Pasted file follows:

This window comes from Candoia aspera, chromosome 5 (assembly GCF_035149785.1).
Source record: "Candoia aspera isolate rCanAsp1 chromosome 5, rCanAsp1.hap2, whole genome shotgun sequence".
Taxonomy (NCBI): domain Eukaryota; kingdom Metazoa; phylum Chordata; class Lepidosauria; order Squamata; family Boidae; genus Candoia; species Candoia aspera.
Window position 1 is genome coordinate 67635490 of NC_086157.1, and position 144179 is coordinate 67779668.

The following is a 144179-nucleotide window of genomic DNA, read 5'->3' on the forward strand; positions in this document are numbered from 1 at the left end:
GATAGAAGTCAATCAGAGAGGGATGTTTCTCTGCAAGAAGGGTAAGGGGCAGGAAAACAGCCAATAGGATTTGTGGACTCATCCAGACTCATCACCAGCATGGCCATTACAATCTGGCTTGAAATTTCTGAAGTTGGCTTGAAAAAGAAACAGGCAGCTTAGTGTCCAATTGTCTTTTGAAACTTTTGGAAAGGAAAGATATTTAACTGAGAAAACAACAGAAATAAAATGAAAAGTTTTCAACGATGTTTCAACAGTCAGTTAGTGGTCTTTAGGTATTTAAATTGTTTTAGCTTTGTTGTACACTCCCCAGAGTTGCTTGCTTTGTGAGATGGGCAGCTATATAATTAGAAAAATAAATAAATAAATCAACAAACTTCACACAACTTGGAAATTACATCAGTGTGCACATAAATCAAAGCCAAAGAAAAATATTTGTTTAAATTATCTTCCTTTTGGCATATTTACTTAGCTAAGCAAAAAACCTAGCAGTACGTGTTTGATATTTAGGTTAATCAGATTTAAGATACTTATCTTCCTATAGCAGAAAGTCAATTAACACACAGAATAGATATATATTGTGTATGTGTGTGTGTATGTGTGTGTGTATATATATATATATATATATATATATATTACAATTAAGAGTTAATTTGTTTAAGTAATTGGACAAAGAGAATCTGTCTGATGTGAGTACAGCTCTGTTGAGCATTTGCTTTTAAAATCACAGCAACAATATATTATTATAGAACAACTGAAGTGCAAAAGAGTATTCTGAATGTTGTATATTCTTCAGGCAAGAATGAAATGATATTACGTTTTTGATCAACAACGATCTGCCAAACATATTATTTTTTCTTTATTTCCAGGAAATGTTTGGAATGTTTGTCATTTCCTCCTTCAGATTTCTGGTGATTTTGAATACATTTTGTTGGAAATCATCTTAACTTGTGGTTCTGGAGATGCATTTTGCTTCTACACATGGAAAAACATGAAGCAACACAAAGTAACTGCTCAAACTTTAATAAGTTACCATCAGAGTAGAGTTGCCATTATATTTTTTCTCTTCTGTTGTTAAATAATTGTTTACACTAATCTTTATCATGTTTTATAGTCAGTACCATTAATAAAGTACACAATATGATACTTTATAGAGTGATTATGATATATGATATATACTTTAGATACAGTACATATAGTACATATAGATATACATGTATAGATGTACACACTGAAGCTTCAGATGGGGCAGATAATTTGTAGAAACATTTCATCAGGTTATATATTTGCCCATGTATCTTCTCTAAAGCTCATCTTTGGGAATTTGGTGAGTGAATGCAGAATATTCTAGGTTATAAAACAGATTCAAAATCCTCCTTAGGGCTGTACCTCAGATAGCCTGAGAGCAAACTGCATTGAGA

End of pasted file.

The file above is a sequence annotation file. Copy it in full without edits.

This window comes from Candoia aspera, chromosome 5 (assembly GCF_035149785.1).
Source record: "Candoia aspera isolate rCanAsp1 chromosome 5, rCanAsp1.hap2, whole genome shotgun sequence".
Taxonomy (NCBI): domain Eukaryota; kingdom Metazoa; phylum Chordata; class Lepidosauria; order Squamata; family Boidae; genus Candoia; species Candoia aspera.
Window position 1 is genome coordinate 67635490 of NC_086157.1, and position 144179 is coordinate 67779668.

The following is a 144179-nucleotide window of genomic DNA, read 5'->3' on the forward strand; positions in this document are numbered from 1 at the left end:
GATAGAAGTCAATCAGAGAGGGATGTTTCTCTGCAAGAAGGGTAAGGGGCAGGAAAACAGCCAATAGGATTTGTGGACTCATCCAGACTCATCACCAGCATGGCCATTACAATCTGGCTTGAAATTTCTGAAGTTGGCTTGAAAAAGAAACAGGCAGCTTAGTGTCCAATTGTCTTTTGAAACTTTTGGAAAGGAAAGATATTTAACTGAGAAAACAACAGAAATAAAATGAAAAGTTTTCAACGATGTTTCAACAGTCAGTTAGTGGTCTTTAGGTATTTAAATTGTTTTAGCTTTGTTGTACACTCCCCAGAGTTGCTTGCTTTGTGAGATGGGCAGCTATATAATTAGAAAAATAAATAAATAAATCAACAAACTTCACACAACTTGGAAATTACATCAGTGTGCACATAAATCAAAGCCAAAGAAAAATATTTGTTTAAATTATCTTCCTTTTGGCATATTTACTTAGCTAAGCAAAAAACCTAGCAGTACGTGTTTGATATTTAGGTTAATCAGATTTAAGATACTTATCTTCCTATAGCAGAAAGTCAATTAACACACAGAATAGATATATATTGTGTATGTGTGTGTGTATGTGTGTGTGTATATATATATATATATATATATATATATTACAATTAAGAGTTAATTTGTTTAAGTAATTGGACAAAGAGAATCTGTCTGATGTGAGTACAGCTCTGTTGAGCATTTGCTTTTAAAATCACAGCAACAATATATTATTATAGAACAACTGAAGTGCAAAAGAGTATTCTGAATGTTGTATATTCTTCAGGCAAGAATGAAATGATATTACGTTTTTGATCAACAACGATCTGCCAAACATATTATTTTTTCTTTATTTCCAGGAAATGTTTGGAATGTTTGTCATTTCCTCCTTCAGATTTCTGGTGATTTTGAATACATTTTGTTGGAAATCATCTTAACTTGTGGTTCTGGAGATGCATTTTGCTTCTACACATGGAAAAACATGAAGCAACACAAAGTAACTGCTCAAACTTTAATAAGTTACCATCAGAGTAGAGTTGCCATTATATTTTTTCTCTTCTGTTGTTAAATAATTGTTTACACTAATCTTTATCATGTTTTATAGTCAGTACCATTAATAAAGTACACAATATGATACTTTATAGAGTGATTATGATATATGATATATACTTTAGATACAGTACATATAGTACATATAGATATACATGTATAGATGTACACACTGAAGCTTCAGATGGGGCAGATAATTTGTAGAAACATTTCATCAGGTTATATATTTGCCCATGTATCTTCTCTAAAGCTCATCTTTGGGAATTTGGTGAGTGAATGCAGAATATTCTAGGTTATAAAACAGATTCAAAATCCTCCTTAGGGCTGTACCTCAGATAGCCTGAGAGCAAACTGCATTGAGA